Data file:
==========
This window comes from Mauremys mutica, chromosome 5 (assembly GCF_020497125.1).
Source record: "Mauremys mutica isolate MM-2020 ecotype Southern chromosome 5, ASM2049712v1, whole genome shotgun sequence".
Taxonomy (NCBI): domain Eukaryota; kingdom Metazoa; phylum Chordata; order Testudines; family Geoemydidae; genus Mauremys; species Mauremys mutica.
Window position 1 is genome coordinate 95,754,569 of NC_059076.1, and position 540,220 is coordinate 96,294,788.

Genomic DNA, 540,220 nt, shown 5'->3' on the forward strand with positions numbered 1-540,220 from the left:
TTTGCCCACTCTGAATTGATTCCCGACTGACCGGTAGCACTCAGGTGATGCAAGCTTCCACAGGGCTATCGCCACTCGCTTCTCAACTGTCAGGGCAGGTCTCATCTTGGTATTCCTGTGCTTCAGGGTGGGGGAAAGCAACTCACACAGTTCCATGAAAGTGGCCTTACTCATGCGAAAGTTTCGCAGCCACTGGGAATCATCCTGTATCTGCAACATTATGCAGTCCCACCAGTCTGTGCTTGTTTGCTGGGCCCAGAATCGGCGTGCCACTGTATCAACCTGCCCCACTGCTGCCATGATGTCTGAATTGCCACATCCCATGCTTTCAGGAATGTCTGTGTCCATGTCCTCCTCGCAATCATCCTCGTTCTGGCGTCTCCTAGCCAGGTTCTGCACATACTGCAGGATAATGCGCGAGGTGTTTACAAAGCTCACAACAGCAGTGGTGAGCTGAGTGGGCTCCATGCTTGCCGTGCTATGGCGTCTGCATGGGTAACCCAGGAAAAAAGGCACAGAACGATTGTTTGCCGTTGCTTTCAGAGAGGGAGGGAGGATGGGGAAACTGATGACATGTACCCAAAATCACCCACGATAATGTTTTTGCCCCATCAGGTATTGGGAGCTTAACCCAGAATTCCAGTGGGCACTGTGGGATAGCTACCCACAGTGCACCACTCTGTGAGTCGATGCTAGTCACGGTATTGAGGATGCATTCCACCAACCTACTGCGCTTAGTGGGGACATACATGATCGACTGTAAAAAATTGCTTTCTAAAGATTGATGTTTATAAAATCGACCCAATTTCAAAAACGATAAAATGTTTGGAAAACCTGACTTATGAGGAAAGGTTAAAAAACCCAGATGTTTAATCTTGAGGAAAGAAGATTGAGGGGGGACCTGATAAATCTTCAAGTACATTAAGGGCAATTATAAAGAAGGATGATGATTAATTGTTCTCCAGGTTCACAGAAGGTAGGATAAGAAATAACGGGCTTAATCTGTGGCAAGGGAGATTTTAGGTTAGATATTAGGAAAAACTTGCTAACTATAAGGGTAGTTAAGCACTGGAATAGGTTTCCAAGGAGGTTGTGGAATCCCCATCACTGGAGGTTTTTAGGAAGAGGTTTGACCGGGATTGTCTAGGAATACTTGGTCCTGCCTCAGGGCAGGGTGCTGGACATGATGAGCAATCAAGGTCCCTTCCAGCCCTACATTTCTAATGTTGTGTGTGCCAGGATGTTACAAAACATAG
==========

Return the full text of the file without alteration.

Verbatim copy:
This window comes from Mauremys mutica, chromosome 5 (assembly GCF_020497125.1).
Source record: "Mauremys mutica isolate MM-2020 ecotype Southern chromosome 5, ASM2049712v1, whole genome shotgun sequence".
Taxonomy (NCBI): domain Eukaryota; kingdom Metazoa; phylum Chordata; order Testudines; family Geoemydidae; genus Mauremys; species Mauremys mutica.
Window position 1 is genome coordinate 95,754,569 of NC_059076.1, and position 540,220 is coordinate 96,294,788.

Genomic DNA, 540,220 nt, shown 5'->3' on the forward strand with positions numbered 1-540,220 from the left:
TTTGCCCACTCTGAATTGATTCCCGACTGACCGGTAGCACTCAGGTGATGCAAGCTTCCACAGGGCTATCGCCACTCGCTTCTCAACTGTCAGGGCAGGTCTCATCTTGGTATTCCTGTGCTTCAGGGTGGGGGAAAGCAACTCACACAGTTCCATGAAAGTGGCCTTACTCATGCGAAAGTTTCGCAGCCACTGGGAATCATCCTGTATCTGCAACATTATGCAGTCCCACCAGTCTGTGCTTGTTTGCTGGGCCCAGAATCGGCGTGCCACTGTATCAACCTGCCCCACTGCTGCCATGATGTCTGAATTGCCACATCCCATGCTTTCAGGAATGTCTGTGTCCATGTCCTCCTCGCAATCATCCTCGTTCTGGCGTCTCCTAGCCAGGTTCTGCACATACTGCAGGATAATGCGCGAGGTGTTTACAAAGCTCACAACAGCAGTGGTGAGCTGAGTGGGCTCCATGCTTGCCGTGCTATGGCGTCTGCATGGGTAACCCAGGAAAAAAGGCACAGAACGATTGTTTGCCGTTGCTTTCAGAGAGGGAGGGAGGATGGGGAAACTGATGACATGTACCCAAAATCACCCACGATAATGTTTTTGCCCCATCAGGTATTGGGAGCTTAACCCAGAATTCCAGTGGGCACTGTGGGATAGCTACCCACAGTGCACCACTCTGTGAGTCGATGCTAGTCACGGTATTGAGGATGCATTCCACCAACCTACTGCGCTTAGTGGGGACATACATGATCGACTGTAAAAAATTGCTTTCTAAAGATTGATGTTTATAAAATCGACCCAATTTCAAAAACGATAAAATGTTTGGAAAACCTGACTTATGAGGAAAGGTTAAAAAACCCAGATGTTTAATCTTGAGGAAAGAAGATTGAGGGGGGACCTGATAAATCTTCAAGTACATTAAGGGCAATTATAAAGAAGGATGATGATTAATTGTTCTCCAGGTTCACAGAAGGTAGGATAAGAAATAACGGGCTTAATCTGTGGCAAGGGAGATTTTAGGTTAGATATTAGGAAAAACTTGCTAACTATAAGGGTAGTTAAGCACTGGAATAGGTTTCCAAGGAGGTTGTGGAATCCCCATCACTGGAGGTTTTTAGGAAGAGGTTTGACCGGGATTGTCTAGGAATACTTGGTCCTGCCTCAGGGCAGGGTGCTGGACATGATGAGCAATCAAGGTCCCTTCCAGCCCTACATTTCTAATGTTGTGTGTGCCAGGATGTTACAAAACATAG